As the US military prepares to cut its presence in Germany, the leaders of four German states have urged US lawmakers to oppose the move. In a letter, the state leaders asked them "not to sever the bond of friendship."
The state premiers of Bayern, Baden-Württemberg, Hesse and Rheinland-Palatinate wrote to members of the US Senate and Congress in a bid to stop the US from drastically cutting its troop presence in Germany. All four of the German states host US military bases.
The troops form "the backbone of US presence in Europe and NATO's ability to act," the state leaders said in the letter seen by the Reuters news agency and several German newspapers.
"We therefore ask you to support us as we strive not to sever the bond of friendship but to strengthen it, and to secure the US presence in Germany and Europe in the future," the German politicians said.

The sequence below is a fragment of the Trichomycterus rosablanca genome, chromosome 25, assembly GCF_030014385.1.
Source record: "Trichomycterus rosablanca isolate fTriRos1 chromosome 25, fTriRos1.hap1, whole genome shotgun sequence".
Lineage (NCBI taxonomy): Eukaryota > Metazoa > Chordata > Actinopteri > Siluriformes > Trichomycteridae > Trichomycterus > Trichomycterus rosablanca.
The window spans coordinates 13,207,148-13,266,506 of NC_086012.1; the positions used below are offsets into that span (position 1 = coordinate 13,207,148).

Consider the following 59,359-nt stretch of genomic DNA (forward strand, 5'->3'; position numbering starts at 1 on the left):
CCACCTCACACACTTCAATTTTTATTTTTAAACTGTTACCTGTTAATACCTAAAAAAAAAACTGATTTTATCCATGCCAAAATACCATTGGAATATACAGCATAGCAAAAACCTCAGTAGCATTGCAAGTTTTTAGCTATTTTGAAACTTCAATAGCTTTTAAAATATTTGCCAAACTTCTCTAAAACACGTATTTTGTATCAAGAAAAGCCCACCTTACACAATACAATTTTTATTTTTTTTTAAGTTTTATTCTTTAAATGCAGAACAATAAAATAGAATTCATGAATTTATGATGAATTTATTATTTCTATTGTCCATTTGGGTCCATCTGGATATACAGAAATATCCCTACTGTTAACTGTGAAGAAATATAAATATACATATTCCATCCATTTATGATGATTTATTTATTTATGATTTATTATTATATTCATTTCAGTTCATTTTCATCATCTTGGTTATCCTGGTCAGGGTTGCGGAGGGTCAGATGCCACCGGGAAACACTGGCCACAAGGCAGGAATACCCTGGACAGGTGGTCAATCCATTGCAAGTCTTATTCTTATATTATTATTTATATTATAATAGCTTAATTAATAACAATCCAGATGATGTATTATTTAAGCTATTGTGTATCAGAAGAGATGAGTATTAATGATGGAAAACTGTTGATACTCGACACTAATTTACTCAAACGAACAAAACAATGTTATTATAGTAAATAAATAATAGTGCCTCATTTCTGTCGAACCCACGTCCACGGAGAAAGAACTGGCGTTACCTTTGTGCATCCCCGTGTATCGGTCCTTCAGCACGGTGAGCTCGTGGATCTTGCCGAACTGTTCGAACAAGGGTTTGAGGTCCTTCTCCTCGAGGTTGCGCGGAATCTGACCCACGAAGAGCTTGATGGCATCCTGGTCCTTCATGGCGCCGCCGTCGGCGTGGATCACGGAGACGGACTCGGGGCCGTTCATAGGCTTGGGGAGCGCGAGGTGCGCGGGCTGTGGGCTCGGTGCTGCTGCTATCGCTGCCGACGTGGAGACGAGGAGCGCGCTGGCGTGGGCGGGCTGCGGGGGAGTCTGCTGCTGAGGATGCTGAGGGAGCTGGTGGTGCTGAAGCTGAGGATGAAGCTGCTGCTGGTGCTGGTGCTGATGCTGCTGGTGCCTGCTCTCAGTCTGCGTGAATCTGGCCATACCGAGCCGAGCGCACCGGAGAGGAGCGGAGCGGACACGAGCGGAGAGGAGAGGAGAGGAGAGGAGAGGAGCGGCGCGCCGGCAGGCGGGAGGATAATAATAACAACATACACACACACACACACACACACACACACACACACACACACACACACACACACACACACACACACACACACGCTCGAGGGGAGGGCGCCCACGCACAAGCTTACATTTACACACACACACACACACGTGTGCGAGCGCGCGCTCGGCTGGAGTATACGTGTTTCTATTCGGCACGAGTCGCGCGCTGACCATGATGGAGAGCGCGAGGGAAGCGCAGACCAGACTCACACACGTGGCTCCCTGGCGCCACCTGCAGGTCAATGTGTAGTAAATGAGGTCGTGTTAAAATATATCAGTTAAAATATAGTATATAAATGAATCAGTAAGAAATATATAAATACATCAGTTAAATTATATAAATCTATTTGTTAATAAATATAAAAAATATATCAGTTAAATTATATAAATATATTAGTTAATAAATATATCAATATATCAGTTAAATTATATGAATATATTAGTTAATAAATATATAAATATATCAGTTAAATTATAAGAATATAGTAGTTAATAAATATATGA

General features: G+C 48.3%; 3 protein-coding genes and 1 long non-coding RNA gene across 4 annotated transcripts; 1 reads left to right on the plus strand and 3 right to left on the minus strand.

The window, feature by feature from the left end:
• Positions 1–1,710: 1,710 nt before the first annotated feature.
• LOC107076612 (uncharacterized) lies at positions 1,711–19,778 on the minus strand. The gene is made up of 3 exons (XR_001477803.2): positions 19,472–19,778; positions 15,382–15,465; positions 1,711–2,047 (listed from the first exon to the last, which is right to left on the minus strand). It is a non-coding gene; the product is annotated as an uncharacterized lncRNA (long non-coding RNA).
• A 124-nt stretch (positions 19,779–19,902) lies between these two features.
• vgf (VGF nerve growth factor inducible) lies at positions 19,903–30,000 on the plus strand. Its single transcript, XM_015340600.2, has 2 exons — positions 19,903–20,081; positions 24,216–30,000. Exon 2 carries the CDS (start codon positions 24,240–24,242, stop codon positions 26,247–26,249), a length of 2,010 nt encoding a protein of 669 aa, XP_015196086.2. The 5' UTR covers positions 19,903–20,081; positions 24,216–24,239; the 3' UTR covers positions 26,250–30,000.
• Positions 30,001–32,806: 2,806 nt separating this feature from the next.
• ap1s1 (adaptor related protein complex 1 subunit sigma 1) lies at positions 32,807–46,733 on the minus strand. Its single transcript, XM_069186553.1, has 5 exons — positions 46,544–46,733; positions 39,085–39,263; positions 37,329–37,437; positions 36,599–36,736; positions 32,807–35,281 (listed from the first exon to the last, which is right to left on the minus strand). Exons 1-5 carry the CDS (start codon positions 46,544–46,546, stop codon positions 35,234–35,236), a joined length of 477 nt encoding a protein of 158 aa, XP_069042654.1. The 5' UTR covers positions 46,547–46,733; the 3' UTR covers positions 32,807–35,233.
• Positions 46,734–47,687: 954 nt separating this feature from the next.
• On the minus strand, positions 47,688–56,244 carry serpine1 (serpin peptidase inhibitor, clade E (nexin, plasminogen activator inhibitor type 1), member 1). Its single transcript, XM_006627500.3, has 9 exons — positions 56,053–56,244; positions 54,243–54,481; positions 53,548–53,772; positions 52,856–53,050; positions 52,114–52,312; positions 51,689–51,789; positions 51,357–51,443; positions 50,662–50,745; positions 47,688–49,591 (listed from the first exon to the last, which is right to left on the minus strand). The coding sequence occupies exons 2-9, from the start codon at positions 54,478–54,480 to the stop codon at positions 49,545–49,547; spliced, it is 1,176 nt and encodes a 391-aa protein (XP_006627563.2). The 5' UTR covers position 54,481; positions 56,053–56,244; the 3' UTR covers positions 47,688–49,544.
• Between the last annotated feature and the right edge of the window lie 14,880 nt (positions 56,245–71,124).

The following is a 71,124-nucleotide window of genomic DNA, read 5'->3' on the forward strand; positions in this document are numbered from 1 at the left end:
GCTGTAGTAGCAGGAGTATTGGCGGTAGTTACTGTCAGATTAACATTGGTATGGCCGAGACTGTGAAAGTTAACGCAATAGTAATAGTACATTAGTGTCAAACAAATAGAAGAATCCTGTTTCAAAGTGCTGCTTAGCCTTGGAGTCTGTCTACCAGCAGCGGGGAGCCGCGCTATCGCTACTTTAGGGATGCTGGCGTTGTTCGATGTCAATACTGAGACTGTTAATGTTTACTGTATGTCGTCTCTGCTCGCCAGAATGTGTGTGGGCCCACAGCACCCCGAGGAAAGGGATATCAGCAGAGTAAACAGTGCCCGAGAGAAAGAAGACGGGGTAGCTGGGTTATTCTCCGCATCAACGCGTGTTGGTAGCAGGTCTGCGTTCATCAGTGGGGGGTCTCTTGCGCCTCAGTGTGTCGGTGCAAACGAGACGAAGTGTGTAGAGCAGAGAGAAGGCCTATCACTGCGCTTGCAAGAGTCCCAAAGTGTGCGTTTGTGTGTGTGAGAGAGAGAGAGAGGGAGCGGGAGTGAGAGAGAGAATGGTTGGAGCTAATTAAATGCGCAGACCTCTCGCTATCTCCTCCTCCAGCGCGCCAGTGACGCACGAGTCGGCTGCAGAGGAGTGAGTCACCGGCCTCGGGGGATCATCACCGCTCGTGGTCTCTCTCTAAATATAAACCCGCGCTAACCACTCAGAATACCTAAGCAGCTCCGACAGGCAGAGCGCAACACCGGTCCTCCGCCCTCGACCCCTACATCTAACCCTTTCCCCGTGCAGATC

The document is addressed to 13 US lawmakers, including Republican senators Mitt Romney and Jim Inhofe. Last month, a bipartisan group of six US senators pushed against the move.
Thousands to leave
The cut was announced by US President Donald Trump, who has repeatedly berated Berlin for not investing enough in defense and for treating the US "badly" on trade issues.
Washington said the cut would "enhance Russian deterrence, strengthen NATO, reassure Allies."
The Pentagon is planning to move some 9,500 soldiers out of the European country,reducing the 35,000-strong contingent currently stationed there. However, the US military has yet to announce specific reduction plans. Some of the Germany-based forces, such as the troops operating the Ramstein air base, serve to supply US troops in Iraq and Afghanistan. Others serve as US military headquarters for operations in Africa and Europe.
The news of the move prompted harsh criticism in Germany, with senior conservative lawmaker Johann Wadephul saying it should serve as a wake-up call for Europeans.
"The plans show once again that the Trump administration is disregarding an elementary task of leadership: the involvement of allies in the decision-making process," Wadephul said last month, urging Europeans to take their fate into their own hands.
dj/nm (AFP, Reuters, dpa)